Studying the land releasing statistics issued by the government from May 2019 to 25th of January 2018, it is very much evident that there is a drastic improvement in land releases from 2015 onwards. Despite the fact that the Lessons Learnt and the Reconciliation Commission (LLRC) has stressed importance upon land restitution, the issue of land restitution has been almost absent till 2015. From May 2009 to 2014, only 41658.65 acres of land has been released within the six-year time period, whereas within the span of four years and a month, 47563.23 acres of land has been released; from 2015 to 25th January 2019. Land releasing data from 2015 to 5th January 2019 (private and state both) are as follows;
2009 to 2015 (Jan) – 41658.65 acres of land
2015 – 27478.76 acres of land
2016 – 7883.76 acres of land
2017 – 5160.59 acres of land
2018 – 5797.10 acres of land
2019 Jan 01 to 2019 Jan 25 – 1243.02 acres of land
There are 28,910 acres being occupied by 25th of January 2019 and the most significant changes in data were seen in state and private lands occupied by Forces. According to the data, 25379 acres of state land has been occupied, whereas the occupation of private lands are very low compared to the number of acres of state land given as 3531 acres. Presently the government has planned to release 1861.82 acres of private and state land. The government plans to release slightly more acres of state land than private land, and the data will be respectively, 1434.97 acres of land and 426.85 acres.
Currently 28,910 acres of land are being used and it is interesting to note that 88% of it is state and 12% of it is private land. However, given the stark contrast in land releasing between state and private land, it is apparent that state land releases have taken a backseat over releases of private land and positively, only 12% of private lands are to be released.
Issues related to land releases are numerous and returning the home of an individual is a key remedy in the light of sustainable reconciliation. As a responsible government it should recognize the violations and restore rights, namely; right to movement, right to property, right to self-determination and right to an adequate standard of living. Moreover, the right to property is recognized and protected internationally, having been included in Article 13 of the Universal Declaration of Human Rights (UDHR).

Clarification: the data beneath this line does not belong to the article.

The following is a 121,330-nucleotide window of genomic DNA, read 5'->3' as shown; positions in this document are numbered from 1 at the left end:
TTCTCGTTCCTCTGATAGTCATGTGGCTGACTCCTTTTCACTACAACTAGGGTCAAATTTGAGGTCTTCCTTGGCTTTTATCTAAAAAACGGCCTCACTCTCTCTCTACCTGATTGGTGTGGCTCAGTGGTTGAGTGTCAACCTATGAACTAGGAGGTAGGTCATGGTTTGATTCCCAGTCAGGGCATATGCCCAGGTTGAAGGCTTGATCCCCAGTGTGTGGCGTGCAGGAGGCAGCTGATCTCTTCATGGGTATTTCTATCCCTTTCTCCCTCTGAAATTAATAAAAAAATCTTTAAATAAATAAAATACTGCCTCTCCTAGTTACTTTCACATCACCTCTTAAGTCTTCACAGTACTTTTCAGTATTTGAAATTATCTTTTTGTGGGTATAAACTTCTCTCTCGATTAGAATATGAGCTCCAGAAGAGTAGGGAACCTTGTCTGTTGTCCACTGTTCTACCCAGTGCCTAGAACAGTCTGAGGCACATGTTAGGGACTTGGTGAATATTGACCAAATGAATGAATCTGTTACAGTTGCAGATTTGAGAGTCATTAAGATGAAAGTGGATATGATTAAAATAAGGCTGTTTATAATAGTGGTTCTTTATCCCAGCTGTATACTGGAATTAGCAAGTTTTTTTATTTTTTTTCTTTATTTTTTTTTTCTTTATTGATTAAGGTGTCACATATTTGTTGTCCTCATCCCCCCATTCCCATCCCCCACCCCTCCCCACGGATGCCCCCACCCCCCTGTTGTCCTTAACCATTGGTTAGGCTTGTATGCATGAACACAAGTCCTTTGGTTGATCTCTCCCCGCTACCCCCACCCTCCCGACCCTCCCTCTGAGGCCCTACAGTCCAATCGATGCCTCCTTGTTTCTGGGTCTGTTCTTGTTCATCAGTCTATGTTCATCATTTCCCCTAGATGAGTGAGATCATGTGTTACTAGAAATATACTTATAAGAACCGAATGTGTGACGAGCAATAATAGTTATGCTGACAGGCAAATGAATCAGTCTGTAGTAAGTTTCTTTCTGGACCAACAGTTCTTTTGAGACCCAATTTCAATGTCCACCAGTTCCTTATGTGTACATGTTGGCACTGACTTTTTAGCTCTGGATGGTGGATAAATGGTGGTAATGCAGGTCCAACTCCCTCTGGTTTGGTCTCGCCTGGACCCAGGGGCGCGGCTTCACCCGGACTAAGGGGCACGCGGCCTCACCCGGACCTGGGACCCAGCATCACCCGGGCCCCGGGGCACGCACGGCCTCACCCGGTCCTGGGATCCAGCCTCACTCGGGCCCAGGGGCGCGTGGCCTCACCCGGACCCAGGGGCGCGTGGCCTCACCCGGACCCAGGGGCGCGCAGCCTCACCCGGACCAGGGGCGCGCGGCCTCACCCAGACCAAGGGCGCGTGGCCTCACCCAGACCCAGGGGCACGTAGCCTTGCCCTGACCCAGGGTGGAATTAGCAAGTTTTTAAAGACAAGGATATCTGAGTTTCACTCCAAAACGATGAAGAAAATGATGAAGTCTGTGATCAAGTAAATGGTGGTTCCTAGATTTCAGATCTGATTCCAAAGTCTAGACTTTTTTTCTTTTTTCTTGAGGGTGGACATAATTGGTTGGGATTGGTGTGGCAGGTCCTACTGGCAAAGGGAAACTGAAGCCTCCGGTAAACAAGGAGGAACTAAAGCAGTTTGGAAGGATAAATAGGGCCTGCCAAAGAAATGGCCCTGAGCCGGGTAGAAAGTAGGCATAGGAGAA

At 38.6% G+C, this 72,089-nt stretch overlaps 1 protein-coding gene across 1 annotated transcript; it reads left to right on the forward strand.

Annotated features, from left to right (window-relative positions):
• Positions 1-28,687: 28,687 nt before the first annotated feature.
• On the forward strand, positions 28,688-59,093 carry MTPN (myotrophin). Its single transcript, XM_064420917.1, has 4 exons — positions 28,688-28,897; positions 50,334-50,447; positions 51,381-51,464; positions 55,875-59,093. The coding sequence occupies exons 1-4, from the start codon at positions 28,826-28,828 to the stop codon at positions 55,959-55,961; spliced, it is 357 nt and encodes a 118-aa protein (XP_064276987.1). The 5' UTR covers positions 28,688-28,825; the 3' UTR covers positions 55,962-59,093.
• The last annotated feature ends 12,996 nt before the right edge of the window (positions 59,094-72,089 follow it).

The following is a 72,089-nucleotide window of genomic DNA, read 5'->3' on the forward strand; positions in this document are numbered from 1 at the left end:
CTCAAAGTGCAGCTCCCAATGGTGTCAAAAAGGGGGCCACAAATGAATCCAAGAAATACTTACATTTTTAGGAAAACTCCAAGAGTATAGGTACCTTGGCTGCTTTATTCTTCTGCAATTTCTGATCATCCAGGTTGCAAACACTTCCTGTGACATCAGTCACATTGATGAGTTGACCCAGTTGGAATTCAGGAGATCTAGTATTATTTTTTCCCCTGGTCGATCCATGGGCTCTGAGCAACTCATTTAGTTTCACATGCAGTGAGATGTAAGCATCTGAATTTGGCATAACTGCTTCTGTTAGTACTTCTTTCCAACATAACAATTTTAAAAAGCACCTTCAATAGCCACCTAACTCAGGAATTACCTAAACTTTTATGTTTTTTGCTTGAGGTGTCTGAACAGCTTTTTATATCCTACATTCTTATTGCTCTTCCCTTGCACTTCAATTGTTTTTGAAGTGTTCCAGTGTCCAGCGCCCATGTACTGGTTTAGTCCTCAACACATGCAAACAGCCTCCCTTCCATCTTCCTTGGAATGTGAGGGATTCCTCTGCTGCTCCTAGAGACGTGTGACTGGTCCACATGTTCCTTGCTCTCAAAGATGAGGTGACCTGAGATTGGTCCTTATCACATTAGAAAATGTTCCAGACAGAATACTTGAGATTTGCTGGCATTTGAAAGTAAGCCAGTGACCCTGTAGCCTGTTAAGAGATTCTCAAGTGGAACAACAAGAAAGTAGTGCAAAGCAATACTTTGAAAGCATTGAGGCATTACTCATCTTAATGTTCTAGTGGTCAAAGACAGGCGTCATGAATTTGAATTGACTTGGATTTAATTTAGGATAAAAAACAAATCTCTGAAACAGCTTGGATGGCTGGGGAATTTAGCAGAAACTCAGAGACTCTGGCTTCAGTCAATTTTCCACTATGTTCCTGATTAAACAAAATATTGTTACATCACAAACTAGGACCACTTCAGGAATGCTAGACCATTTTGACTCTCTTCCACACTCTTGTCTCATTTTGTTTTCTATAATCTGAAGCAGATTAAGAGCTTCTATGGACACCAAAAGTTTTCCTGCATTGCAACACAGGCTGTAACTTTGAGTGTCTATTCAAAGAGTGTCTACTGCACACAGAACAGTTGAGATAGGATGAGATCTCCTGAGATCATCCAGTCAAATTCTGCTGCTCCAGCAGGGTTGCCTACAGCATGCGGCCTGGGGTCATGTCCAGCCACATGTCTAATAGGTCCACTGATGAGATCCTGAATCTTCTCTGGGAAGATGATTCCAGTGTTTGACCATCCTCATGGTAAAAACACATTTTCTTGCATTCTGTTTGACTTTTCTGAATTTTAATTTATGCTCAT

For sustainable peace and reconciliation
Owning a land in one’s country is recognized as an essential requirement and is one of the ways to eliminate poverty and rebuild the lives of those who are deprived of it. Vagle and de Medina-Rosales states that conducting a restitution process in the aftermath of an armed conflict is thus a fairly new endeavor and is likely to be of topical interest in the future. Return to one’s place of residence or restoration of livelihood is considered lifting up the victims physically and psychologically. No human being is willing to be displaced or bereft of shelter. It is discernible that the discharging of lands will inevitably lead to the re-establishment of the livelihoods of those victimised, bringing forth new hope and prospects to their lives.
The psychological triumph one can receive by having a land is immense, as the support they receive from their immediate community and social circles will restore in them much confidence, thereby paving the way to heal and rebuild the wounded souls of the victimized. This would undoubtedly benefit them in various ways. With the improvement of land releasing it is paramount to acknowledge that the current regime has worked towards gaining the trust of victims and have recognized them as equal citizens with the same rights and privileges. Moreover, the former Eastern Province Governor Austin Fernando’s contribution to land restitution is noteworthy.
For sustainable peace and reconciliation, it is pivotal to address durable national solutions with land releasing disputes, such as livelihood support and infrastructure development to make the land releasing process more fruitful. Furthermore, there should be more emphasis on surveys regarding land occupation and land releases and also access to current surveys in order to have a clear perception concerning the topic.
Reparations, including the restitution of land if implemented aptly, can contribute to long-term peace building efforts and prevent further marginalization of war–affected communities. Closing upon a decade of war, the victims are yet in adversity and distress. In the light of the above, each and every process in transitional justice needs to be up surged in maintaining a healthy political situation in the country, despite hindering the process of transitional justice.